The Lebanese Access to Information Law: more transparency, more accountability and what else?



The Lebanese Parliament in January 2017 passed the Access to Information Law (Lebanon Law No 28/2017), introduced in 2009. The Law applies to listed public authorities and selected private companies and organisations. It provides for the right for anyone to receive information on request, requires the publication of expenditures, annual activity reports, all implementation orders and rationale of all laws, allows for the protection of personal data and mandates a written rationale for all personal administrative decisions.


The 2017 law allows any natural or legal person, Lebanese or non-Lebanese, to access and view the information and documents of an ‘Administration’, in line with its provisions and without abusing this right.

This law is long overdue and in an era where ‘fake news’ seems to have stained the credibility of the press, this law will most probably help enhance the credibility and accuracy of the news and will offer the press and civil society an opportunity to better hold the people’s representatives to account.

This law has also championed the fight against corruption and is aimed at increasing transparency in and from public institutions.

These new ‘rights’ given to citizens, also guarantee by exception to the principle of transparency and access to all information, the secrecy of certain types of information which might be considered vital for public safety and national security reasons. The restrictions on full access to information are related to the following:

• Information which may be classified as national defence, national security and public security secrets.

• The management of the State’s secret external relations.

• Information which may be harmful to the financial and economic interests of the State and to the integrity of the national currency.

• The private life of people as well as their physical and mental health.

• Professional secrets protected by law such as lawyers’ and commercial secrets.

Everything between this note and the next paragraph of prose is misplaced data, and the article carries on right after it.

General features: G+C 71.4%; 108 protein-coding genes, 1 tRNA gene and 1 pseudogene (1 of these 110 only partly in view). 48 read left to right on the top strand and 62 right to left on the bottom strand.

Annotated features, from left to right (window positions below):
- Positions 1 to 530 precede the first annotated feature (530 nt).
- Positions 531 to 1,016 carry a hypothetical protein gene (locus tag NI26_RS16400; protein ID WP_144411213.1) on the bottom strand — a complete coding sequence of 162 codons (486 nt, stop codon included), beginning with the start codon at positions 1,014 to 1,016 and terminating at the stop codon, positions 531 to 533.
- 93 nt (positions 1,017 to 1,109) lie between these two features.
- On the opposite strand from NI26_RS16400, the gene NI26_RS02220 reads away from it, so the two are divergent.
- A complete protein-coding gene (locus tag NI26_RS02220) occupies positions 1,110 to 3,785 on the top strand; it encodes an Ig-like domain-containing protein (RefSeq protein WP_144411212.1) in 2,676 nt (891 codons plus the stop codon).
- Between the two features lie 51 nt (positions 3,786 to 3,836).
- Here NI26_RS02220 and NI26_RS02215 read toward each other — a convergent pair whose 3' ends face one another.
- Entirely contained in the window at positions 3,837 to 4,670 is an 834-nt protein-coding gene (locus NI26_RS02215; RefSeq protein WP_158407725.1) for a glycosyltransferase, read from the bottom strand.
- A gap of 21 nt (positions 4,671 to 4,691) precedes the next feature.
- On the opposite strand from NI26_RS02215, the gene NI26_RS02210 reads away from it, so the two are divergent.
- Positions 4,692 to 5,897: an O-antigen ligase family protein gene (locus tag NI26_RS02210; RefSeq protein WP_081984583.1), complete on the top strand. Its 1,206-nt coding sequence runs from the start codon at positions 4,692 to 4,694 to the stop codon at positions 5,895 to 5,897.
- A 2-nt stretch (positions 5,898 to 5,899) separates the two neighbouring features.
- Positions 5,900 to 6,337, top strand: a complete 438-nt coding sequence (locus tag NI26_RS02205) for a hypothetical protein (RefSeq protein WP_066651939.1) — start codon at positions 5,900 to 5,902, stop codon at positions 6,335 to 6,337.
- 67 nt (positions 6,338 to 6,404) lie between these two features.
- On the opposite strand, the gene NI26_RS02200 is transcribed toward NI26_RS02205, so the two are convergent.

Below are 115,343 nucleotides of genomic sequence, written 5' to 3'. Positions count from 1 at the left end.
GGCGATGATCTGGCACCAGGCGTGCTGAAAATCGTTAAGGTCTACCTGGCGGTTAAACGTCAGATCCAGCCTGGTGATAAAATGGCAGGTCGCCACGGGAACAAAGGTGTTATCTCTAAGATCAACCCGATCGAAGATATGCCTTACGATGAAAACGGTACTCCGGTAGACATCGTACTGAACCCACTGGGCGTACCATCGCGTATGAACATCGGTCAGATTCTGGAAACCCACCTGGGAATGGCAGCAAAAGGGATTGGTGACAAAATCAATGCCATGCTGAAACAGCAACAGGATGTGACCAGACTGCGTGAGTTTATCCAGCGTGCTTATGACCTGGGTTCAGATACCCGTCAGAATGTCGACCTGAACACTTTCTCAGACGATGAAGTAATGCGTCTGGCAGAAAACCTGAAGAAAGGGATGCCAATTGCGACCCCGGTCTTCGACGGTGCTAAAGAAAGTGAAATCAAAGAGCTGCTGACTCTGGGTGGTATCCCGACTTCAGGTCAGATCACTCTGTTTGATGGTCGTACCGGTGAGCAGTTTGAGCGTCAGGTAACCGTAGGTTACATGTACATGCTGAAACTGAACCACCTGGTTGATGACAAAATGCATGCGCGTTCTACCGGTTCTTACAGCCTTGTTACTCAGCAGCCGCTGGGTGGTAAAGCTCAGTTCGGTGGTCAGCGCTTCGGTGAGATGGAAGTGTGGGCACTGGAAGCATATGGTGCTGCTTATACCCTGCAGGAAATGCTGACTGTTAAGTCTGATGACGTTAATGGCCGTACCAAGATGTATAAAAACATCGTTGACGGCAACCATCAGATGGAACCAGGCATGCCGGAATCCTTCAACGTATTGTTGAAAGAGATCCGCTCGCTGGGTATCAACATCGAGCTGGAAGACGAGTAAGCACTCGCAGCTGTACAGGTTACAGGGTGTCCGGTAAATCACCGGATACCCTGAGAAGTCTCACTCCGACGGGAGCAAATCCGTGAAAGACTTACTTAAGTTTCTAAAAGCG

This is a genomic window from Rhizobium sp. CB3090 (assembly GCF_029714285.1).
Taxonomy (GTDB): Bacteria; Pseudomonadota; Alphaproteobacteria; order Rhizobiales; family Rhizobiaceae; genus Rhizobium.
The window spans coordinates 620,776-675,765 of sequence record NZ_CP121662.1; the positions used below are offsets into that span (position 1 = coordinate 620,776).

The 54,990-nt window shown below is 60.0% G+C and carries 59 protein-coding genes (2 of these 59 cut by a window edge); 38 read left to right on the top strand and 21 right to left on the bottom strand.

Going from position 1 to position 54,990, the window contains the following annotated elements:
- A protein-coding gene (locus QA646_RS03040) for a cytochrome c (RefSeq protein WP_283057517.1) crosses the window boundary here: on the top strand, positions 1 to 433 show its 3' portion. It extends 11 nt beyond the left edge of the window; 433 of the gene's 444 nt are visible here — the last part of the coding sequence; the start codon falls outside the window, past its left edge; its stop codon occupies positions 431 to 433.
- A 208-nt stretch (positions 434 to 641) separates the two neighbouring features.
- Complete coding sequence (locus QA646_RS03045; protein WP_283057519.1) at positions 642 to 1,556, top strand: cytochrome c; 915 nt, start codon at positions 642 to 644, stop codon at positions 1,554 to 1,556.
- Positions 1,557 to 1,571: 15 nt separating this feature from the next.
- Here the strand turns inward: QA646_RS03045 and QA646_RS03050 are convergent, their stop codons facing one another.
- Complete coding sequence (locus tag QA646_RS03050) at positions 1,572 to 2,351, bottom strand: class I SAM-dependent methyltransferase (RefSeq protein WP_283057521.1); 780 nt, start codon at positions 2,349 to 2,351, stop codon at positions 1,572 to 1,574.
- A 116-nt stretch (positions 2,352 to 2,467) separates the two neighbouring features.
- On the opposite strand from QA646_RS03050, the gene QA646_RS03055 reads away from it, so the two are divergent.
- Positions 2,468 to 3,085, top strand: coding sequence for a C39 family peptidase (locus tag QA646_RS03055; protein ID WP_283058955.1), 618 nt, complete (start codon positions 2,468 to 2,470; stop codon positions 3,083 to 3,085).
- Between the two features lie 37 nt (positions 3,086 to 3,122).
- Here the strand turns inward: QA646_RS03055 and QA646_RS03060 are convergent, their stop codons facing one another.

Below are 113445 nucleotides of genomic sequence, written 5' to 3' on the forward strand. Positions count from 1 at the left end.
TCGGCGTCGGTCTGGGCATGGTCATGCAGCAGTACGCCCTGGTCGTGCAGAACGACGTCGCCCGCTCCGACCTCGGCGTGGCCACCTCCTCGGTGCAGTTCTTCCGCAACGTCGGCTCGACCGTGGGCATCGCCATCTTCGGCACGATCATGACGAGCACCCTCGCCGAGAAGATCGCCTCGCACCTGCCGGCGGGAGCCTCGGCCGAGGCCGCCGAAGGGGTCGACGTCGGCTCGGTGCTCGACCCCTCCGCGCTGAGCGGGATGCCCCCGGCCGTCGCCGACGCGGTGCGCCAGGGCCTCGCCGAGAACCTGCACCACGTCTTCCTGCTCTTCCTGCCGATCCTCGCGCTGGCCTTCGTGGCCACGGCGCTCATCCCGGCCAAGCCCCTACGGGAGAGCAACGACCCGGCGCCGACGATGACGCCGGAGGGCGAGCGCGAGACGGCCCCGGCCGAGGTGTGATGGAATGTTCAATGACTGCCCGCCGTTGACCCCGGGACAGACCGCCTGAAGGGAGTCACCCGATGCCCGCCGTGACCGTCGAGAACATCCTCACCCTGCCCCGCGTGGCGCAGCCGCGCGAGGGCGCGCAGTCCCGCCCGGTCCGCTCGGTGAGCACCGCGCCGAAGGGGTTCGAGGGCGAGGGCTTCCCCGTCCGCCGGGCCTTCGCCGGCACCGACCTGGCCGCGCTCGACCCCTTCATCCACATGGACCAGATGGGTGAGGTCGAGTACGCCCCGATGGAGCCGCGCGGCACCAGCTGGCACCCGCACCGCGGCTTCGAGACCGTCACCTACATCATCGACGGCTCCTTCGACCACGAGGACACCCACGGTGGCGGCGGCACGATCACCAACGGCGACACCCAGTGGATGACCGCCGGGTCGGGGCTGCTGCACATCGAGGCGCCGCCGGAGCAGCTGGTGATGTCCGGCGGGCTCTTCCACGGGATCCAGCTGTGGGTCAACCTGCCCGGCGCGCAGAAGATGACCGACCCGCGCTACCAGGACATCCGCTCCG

A list of documents are considered not available in a limited list, such as the following:

• The pre-trial proceedings of an ongoing investigation cannot be disclosed, nor proceedings of secret trials and trials related to juveniles and personal status.

• The minutes of the private meetings of the Parliament and its committees, unless otherwise decided, nor the deliberations of the Council of Ministers labelled secret.

• The preparatory and administrative documents which have not been completed.

• The consultative opinions issued by the Council of State, except by the relevant parties in the context of a trial.

Drawing a comparison with other jurisdictions who have championed this cause, Sweden was the first country to adopt this right through the Freedom of the Press Act of 1776. The ‘principle of publicity’ states all information and documents produced or received by public institutions (local or central Government and all public institutions) must be available to all citizens. This principle also states all public institutions must make every effort to give any person any information they may wish as soon as possible.

Finland was the first to adopt modern legislation on the same issue in 1951, which defined the conditions for access to information (or so-called freedom of information) in public institutions. The US adopted the Freedom of Information Act in 1966 and France adopted a law providing citizens with access to administrative documents in 1978.

In 1990, only 13 countries had access to information laws, but by March 2004 more than 50 countries had adopted comprehensive laws to facilitate access to Government records. By 2010, more than 85 countries had adopted this type of law, including Jordan, the first country in the Middle East to have passed the Information Access Act in 2007.

Article 19 of the Universal Declaration of Human Rights, adopted by the United Nations General Assembly in 1948, guarantees the right to freedom of expression and information according to the following criteria: “Everyone has the right to freedom of opinion and expression. This right includes the freedom to embrace opinions without interference, and to seek, receive and impart information and ideas by any means without being bound by geographical boundaries.”

Articles 10 and 13 of the International Convention against Corruption focus on the right to access information. Although Lebanon had ratified the Convention on 16 October 2008, it still needed the tools to enforce it. With the 2017 law this has now changed. Information disclosure in Lebanon will no longer depend on the willingness of individuals in the relevant institutions. Citizens can now join in the decision-making process, take part in public debates while having all the facts and being familiar with the Government’s activities. There was a need for a legal framework which allows Lebanese citizens to monitor the decision-making process in the Government more effectively and the Access to Information Law is a first step in the right direction.

Stay tuned for a full Legislation Commentary written by Ghassan Moukaihber, Lawyer and former Member of the Lebanese Parliament who contributed to the drafting of the law and strongly advocated for it in Parliament and the political sphere.

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